The DINUBE team has been named runner-up of the MIT 100K Competition in the Mobile track, thus finishing among the best 10 teams in the prestigious competition. In the 13 weeks we have been closely working with the idea, we have already received several accolades and continue to attract interest and foster enthusiasm within the development and investment communities, and in the industry.
With renewed energies, we look forward to a successful Nextlab event next Thursday and to growing our company throughout the summer and into next year.
“Interoperability is a Social Fact: Extraction and Reimportation in
Experiments with Mobile Money”
On Thursday 30th April, Bill Mauer from UC Irvine offered a special
lecture at the Center for Future Banking.
ABSTRACT: A new “payments space” has emerged in the past five to ten
years that promises to bring access to funds transfer, banking and
financial services to millions of “unbanked” people in developing
countries and in the diasporas that remit funds to them. This payments
space is characterized by the innovative use of new information and
communications technologies. Payment and communication technologies
from the developed world are merging with the informally developed
systems of migrants and the poor around the world. At the same time,
the economic crisis in the industrialized North is now leading
engineers, designers, financial service companies and nonprofits to
explore the possibilities of “reimporting” new payment systems from
the Third World to the First, as more and more citizens of developed
countries become unbanked themselves.
In listening to people involved in creating new mobile payment systems,
I am struck by how much their activity is about “finding ways of doing things”
(as Jan Chipchase of Nokia puts it) with devices that were not built into the
design of the object. I am also struck by how much this activity of “finding ways of
doing things” explicitly mirrors practices that designers are
observing out in the world, through their own forms of participant
observation. Finally, I am interested in how “finding ways of doing
things” is itself a way of doing things for those charged by their
employers with creating such new systems in situations where they are
bound by non-disclosure agreements not to talk to their colleagues
working for other companies. When you can’t talk, you find other ways
of doing things, often with material objects. After providing an
orientation to the payments space, this talk asks after the
affordances in objects that are not built into them by design. It also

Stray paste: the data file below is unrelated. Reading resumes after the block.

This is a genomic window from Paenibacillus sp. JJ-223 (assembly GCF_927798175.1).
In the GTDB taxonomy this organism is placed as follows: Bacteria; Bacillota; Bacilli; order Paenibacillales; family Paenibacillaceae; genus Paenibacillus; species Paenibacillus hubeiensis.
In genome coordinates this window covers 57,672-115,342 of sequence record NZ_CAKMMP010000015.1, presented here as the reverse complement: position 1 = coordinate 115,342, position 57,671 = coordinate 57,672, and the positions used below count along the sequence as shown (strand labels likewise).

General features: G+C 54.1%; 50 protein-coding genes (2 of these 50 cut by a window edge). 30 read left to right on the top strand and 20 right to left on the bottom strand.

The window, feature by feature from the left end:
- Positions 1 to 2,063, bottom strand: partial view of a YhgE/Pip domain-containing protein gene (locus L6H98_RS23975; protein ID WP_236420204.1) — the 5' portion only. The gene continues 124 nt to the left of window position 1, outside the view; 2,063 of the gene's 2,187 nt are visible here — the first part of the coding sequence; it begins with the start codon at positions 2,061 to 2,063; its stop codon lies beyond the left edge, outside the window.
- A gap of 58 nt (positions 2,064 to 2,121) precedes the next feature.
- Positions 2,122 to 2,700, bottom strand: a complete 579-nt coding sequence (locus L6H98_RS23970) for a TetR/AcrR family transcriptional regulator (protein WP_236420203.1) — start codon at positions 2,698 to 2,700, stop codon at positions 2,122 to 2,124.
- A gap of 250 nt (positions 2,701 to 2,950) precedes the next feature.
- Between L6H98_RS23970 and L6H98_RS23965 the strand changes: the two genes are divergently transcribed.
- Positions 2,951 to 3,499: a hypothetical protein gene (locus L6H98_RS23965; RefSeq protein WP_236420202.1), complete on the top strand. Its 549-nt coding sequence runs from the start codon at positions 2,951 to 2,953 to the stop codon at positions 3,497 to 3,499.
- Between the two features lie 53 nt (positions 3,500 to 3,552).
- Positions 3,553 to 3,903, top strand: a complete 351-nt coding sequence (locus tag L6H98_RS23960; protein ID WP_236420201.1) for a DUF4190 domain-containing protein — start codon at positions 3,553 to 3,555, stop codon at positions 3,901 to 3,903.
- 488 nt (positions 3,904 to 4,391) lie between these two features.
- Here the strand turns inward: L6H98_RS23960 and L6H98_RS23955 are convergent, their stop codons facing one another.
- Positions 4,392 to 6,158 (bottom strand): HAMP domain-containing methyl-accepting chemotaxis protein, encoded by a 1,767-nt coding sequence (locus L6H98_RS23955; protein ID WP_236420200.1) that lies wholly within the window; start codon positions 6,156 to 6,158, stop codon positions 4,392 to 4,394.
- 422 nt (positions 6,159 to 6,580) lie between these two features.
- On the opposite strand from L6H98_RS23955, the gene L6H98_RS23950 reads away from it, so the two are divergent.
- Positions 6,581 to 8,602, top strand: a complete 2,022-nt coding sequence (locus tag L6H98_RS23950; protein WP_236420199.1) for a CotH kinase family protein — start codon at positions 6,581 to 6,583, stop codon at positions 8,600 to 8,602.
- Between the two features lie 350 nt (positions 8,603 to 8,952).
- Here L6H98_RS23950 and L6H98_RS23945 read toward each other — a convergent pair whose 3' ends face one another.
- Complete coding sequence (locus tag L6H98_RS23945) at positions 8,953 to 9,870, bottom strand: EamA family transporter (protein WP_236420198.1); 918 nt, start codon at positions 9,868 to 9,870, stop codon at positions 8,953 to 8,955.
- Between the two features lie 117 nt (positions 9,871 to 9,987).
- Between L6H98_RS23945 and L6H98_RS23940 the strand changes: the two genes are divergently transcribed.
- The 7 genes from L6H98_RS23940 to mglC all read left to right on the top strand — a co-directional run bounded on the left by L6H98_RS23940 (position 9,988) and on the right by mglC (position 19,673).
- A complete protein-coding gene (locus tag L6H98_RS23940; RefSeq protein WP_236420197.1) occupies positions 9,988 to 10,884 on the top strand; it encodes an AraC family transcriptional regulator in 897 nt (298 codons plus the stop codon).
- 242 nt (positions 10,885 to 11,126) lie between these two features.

begs the question of other modalities of instituting markets or market
devices besides the performative modality emphasized by social studies
BIOGRAPHY: Bill Maurer is a cultural anthropologist who conducts
research on law, property, money and finance, particularly new and
experimental financial and currency forms and their legal
implications. He has written widely on the anthropology of money,
finance and property.
MIT MediaLab, Center for Future Banking.
Please join us this Thursday for a lecture with Arjan Schütte of The Center for Financial Services Innovation (CFSI).
This lecture is open to the public; please feel free to forward this link to friends and colleagues who might be interested.
Light lunch will be served.
WHO: Arjan Schütte (The Center for Financial Services Innovation)
WHAT: CFB Lecture Series: “Outcast and Overcharged: Inside the Underbanked”
WHEN: Thursday, May 7th at 1pm
WHERE: Wiesner Room, MIT Media Lab (2nd Floor)
ABSTRACT: Over 100 million Americans are considered underbanked. No longer a niche market, it is becoming clear that the traditional financial services industry does not serve a significant percentage of the population. The current crisis is forcing more people out of banks and stretching the modern payment and credit infrastructure to serve emerging consumer needs. Current products, marketing and distribution channels and risk management tools are misaligned with consumer needs and behaviors, especially those at the bottom of the pyramid. However, an emerging class of new companies – including some present day pioneers – are using technology to rethink and reinvent how the underbanked relate to their money, and can do so at lower cost and with greater ability to move towards prosperity. From self-service kiosks, to alternative credit modeling, to mobile phone account opening, to internet lending, we will review market-based innovation serving this segment. We will debunk common myths about the underbanked consumer and their supposed irrational choices, as well as industry serving it, with products such as check cashing and payday loans.
BIOGRAPHY: Arjan Schütte is an Associate Director of The Center for Financial Services Innovation. He manages the Center’s investment and grant programs, identifying candidates as well as counseling and supporting investees, grantees, and other promising innovators.
Here is the collection of competitions where Dinube has submitted and is awaiting judge decisions:
Vote for us, and check back to see Dinube’s updated status.
Check out our initial company promotion video:
(You can also follow the link: Dinube video)
Nokia seeks gold in mobile payments startup Obopay
Branchless banking in the year 2020 (CGAP)
We have entered the N2Y4 mobile challenge. Here is the link to the project
You can post your comments to the N2Y4 website